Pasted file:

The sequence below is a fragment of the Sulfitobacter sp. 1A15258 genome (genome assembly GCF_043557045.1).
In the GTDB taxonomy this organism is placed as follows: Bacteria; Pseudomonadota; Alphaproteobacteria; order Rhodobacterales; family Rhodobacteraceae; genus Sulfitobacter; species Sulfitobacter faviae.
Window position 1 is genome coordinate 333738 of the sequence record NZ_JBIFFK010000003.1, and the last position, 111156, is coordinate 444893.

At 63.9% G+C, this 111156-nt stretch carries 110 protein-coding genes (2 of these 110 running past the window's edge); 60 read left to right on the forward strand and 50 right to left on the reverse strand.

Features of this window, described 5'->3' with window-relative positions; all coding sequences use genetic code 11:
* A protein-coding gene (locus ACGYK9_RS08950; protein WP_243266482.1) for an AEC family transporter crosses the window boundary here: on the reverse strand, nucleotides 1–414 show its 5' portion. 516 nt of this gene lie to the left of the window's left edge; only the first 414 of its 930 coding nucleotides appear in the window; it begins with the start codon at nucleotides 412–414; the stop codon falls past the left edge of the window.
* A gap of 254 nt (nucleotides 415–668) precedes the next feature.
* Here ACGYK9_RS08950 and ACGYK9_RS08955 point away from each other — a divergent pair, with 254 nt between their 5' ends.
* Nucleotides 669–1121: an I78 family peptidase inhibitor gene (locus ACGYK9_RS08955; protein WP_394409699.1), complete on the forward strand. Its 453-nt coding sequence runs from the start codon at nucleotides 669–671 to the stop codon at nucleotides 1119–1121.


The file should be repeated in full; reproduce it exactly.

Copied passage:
The sequence below is a fragment of the Sulfitobacter sp. 1A15258 genome (genome assembly GCF_043557045.1).
In the GTDB taxonomy this organism is placed as follows: Bacteria; Pseudomonadota; Alphaproteobacteria; order Rhodobacterales; family Rhodobacteraceae; genus Sulfitobacter; species Sulfitobacter faviae.
Window position 1 is genome coordinate 333738 of the sequence record NZ_JBIFFK010000003.1, and the last position, 111156, is coordinate 444893.

At 63.9% G+C, this 111156-nt stretch carries 110 protein-coding genes (2 of these 110 running past the window's edge); 60 read left to right on the forward strand and 50 right to left on the reverse strand.

Features of this window, described 5'->3' with window-relative positions; all coding sequences use genetic code 11:
* A protein-coding gene (locus ACGYK9_RS08950; protein WP_243266482.1) for an AEC family transporter crosses the window boundary here: on the reverse strand, nucleotides 1–414 show its 5' portion. 516 nt of this gene lie to the left of the window's left edge; only the first 414 of its 930 coding nucleotides appear in the window; it begins with the start codon at nucleotides 412–414; the stop codon falls past the left edge of the window.
* A gap of 254 nt (nucleotides 415–668) precedes the next feature.
* Here ACGYK9_RS08950 and ACGYK9_RS08955 point away from each other — a divergent pair, with 254 nt between their 5' ends.
* Nucleotides 669–1121: an I78 family peptidase inhibitor gene (locus ACGYK9_RS08955; protein WP_394409699.1), complete on the forward strand. Its 453-nt coding sequence runs from the start codon at nucleotides 669–671 to the stop codon at nucleotides 1119–1121.